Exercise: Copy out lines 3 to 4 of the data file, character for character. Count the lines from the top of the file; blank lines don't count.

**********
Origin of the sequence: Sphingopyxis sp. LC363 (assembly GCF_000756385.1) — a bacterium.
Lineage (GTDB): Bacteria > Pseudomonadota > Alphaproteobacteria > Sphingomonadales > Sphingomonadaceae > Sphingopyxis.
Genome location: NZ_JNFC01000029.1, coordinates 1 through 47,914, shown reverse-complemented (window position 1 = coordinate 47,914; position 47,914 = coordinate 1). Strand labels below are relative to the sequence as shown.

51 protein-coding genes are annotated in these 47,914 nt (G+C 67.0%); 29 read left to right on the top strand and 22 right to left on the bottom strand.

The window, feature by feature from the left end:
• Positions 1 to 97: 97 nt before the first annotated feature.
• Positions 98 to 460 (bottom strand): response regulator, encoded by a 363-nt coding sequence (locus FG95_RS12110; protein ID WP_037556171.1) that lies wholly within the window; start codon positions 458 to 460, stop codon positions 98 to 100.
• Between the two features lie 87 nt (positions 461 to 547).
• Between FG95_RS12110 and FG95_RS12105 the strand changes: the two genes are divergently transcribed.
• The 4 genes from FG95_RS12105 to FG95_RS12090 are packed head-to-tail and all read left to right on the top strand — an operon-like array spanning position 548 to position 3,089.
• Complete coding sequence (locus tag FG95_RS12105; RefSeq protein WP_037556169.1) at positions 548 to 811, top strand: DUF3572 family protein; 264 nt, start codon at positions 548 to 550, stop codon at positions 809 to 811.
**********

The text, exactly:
Genome location: NZ_JNFC01000029.1, coordinates 1 through 47,914, shown reverse-complemented (window position 1 = coordinate 47,914; position 47,914 = coordinate 1). Strand labels below are relative to the sequence as shown.

51 protein-coding genes are annotated in these 47,914 nt (G+C 67.0%); 29 read left to right on the top strand and 22 right to left on the bottom strand.